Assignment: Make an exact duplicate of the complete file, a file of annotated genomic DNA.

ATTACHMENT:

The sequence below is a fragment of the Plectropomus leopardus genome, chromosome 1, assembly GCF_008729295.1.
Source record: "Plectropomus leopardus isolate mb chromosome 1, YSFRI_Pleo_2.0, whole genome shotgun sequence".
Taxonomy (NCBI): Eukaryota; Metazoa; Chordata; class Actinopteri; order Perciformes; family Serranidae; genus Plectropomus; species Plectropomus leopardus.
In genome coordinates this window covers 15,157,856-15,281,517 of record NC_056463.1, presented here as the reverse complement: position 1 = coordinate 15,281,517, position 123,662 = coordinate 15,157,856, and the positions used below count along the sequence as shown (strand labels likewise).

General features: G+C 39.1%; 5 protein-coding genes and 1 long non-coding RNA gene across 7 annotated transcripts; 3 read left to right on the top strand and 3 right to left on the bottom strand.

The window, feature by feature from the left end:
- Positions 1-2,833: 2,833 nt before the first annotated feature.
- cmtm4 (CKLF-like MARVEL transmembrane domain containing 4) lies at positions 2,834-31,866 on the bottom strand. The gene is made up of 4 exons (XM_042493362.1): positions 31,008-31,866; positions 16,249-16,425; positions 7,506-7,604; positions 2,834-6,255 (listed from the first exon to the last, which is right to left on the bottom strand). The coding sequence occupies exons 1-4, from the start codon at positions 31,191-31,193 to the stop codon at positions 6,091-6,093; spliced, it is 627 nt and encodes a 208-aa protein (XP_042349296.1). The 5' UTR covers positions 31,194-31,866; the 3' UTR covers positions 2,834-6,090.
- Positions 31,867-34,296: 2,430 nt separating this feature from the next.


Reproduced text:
The sequence below is a fragment of the Plectropomus leopardus genome, chromosome 1, assembly GCF_008729295.1.
Source record: "Plectropomus leopardus isolate mb chromosome 1, YSFRI_Pleo_2.0, whole genome shotgun sequence".
Taxonomy (NCBI): Eukaryota; Metazoa; Chordata; class Actinopteri; order Perciformes; family Serranidae; genus Plectropomus; species Plectropomus leopardus.
In genome coordinates this window covers 15,157,856-15,281,517 of record NC_056463.1, presented here as the reverse complement: position 1 = coordinate 15,281,517, position 123,662 = coordinate 15,157,856, and the positions used below count along the sequence as shown (strand labels likewise).

General features: G+C 39.1%; 5 protein-coding genes and 1 long non-coding RNA gene across 7 annotated transcripts; 3 read left to right on the top strand and 3 right to left on the bottom strand.

The window, feature by feature from the left end:
- Positions 1-2,833: 2,833 nt before the first annotated feature.
- cmtm4 (CKLF-like MARVEL transmembrane domain containing 4) lies at positions 2,834-31,866 on the bottom strand. The gene is made up of 4 exons (XM_042493362.1): positions 31,008-31,866; positions 16,249-16,425; positions 7,506-7,604; positions 2,834-6,255 (listed from the first exon to the last, which is right to left on the bottom strand). The coding sequence occupies exons 1-4, from the start codon at positions 31,191-31,193 to the stop codon at positions 6,091-6,093; spliced, it is 627 nt and encodes a 208-aa protein (XP_042349296.1). The 5' UTR covers positions 31,194-31,866; the 3' UTR covers positions 2,834-6,090.
- Positions 31,867-34,296: 2,430 nt separating this feature from the next.